Modeling of mixing performance—Computer simulations of mixing performance, such as the Low Order Accumulation Model, have not been verified and validated, yet have been used to advance the WTP mixing design. DOE plans to use computer simulations in validating the final WTP mixing design and is working to verify and validate a computational fluid dynamics code (FLUENT) for this purpose. Any use of computer simulations must be technically defensible, and the limits of each computational fluid dynamics simulation need to be well understood to prevent potential safety issues from arising during operations.

Waste characterization and feed certification—The WTP safety strategy depends upon obtaining representative samples from the high-level waste feed tanks to support WTP's waste feed certification requirements, and from WTP process vessels to ensure safety-related criteria are met. This capability has not been demonstrated in the Hanford Tank Farms or WTP process vessels. Obtaining samples that are sufficiently representative to support bounding estimates of the composition and properties of both the solid and liquid fractions of the high-level waste is required in order to demonstrate that the WTP can be operated safely (e.g., prevent inadvertent criticality and plugging of transfer lines).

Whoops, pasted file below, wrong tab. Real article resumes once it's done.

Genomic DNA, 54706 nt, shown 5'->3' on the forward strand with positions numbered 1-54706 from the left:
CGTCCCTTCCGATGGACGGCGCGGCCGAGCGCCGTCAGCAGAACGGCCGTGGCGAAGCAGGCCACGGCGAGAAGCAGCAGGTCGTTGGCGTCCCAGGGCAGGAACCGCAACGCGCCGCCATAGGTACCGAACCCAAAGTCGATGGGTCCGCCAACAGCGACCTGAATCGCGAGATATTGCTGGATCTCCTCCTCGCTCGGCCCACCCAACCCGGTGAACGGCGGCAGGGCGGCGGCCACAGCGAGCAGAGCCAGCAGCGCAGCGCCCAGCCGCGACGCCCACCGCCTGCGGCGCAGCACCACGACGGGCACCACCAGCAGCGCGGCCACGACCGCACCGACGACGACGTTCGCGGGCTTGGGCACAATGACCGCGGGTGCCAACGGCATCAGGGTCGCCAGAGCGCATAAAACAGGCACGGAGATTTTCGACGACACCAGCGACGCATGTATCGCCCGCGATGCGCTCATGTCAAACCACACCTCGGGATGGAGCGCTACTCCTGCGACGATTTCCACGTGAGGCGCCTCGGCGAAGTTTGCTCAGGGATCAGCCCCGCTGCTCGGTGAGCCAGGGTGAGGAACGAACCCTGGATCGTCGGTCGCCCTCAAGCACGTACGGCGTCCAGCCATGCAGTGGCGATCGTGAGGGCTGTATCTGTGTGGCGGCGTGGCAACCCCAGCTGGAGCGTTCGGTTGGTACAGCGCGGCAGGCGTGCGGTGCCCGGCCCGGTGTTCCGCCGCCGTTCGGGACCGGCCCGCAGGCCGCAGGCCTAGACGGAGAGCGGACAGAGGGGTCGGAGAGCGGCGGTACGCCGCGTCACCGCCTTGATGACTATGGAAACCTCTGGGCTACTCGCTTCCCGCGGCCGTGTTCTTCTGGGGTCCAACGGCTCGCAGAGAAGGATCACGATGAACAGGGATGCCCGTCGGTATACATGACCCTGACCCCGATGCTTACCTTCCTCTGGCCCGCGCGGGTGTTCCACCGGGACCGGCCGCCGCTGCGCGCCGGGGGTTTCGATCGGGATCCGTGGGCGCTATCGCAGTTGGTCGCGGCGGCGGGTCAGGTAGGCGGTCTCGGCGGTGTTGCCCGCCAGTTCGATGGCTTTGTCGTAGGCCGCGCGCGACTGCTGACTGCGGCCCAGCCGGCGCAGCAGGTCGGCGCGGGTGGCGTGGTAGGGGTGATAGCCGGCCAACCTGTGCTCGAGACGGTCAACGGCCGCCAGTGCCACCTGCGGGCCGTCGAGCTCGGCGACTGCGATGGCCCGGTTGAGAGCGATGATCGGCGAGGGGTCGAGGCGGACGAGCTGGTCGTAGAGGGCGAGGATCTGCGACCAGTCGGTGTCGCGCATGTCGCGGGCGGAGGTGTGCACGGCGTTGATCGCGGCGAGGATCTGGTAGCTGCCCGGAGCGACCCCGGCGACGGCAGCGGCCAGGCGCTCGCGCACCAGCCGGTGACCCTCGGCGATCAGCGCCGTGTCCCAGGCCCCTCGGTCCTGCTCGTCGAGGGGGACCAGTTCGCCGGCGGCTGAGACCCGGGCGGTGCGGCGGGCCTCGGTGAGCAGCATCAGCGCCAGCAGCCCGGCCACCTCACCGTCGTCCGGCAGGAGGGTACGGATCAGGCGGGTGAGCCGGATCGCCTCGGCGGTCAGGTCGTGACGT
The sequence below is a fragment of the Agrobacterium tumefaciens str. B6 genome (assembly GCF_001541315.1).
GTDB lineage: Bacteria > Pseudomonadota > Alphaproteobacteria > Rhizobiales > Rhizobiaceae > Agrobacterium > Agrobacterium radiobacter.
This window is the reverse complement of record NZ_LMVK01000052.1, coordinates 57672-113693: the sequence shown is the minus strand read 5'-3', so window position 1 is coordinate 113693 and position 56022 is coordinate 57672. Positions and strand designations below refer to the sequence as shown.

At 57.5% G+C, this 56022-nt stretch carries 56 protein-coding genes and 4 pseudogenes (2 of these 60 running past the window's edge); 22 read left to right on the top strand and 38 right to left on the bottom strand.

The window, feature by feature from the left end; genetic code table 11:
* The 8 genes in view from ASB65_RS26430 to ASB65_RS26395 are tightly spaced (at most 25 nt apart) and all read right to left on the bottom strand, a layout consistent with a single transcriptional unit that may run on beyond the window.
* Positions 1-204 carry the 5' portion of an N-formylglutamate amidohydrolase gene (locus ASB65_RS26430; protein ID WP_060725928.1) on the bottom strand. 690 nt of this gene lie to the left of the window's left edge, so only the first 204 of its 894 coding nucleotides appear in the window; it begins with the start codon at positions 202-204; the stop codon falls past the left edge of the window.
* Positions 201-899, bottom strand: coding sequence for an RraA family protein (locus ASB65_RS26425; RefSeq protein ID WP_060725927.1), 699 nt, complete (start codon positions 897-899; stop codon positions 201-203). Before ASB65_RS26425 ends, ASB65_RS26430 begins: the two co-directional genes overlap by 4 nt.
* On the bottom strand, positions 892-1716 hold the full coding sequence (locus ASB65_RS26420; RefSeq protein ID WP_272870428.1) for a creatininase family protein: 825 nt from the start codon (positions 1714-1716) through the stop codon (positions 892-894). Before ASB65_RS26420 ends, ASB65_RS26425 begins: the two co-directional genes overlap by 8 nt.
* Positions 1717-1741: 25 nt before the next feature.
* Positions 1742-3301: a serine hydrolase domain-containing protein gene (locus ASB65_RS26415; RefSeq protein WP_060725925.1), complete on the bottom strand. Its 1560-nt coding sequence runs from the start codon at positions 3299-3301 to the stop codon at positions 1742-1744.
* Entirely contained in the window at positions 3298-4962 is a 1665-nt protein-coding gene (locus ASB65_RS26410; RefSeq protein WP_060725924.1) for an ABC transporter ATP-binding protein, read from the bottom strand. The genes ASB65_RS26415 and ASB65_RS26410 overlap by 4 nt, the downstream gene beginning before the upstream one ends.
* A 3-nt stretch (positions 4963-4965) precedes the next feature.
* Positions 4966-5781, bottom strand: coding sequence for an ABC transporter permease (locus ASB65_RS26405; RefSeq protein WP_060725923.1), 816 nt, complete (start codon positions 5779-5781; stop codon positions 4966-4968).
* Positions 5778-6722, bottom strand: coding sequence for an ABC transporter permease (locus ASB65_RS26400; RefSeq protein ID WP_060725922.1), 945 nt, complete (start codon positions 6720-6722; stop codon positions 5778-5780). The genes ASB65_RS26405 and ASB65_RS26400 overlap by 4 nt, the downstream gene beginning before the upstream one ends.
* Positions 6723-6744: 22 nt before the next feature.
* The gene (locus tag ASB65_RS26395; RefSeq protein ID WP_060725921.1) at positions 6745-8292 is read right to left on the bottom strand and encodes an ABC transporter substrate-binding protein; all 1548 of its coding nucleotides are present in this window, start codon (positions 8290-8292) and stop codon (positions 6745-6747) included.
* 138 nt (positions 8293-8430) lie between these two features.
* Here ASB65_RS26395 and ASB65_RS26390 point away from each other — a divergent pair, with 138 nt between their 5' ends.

The WTP project team has altered its mixing performance criterion and made changes to the waste acceptance criteria, such as reducing the allowable solids concentration for WTP feed to address unfavorable mixing test results. DOE and its contractors have not yet been able to explain the full impact of these changes on DOE's ability to qualify WTP feed and process the entirety of Hanford's high-level waste using WTP. Additionally, DOE and its contractors have not been able to explain how representative samples from PJM-mixed tanks will be obtained.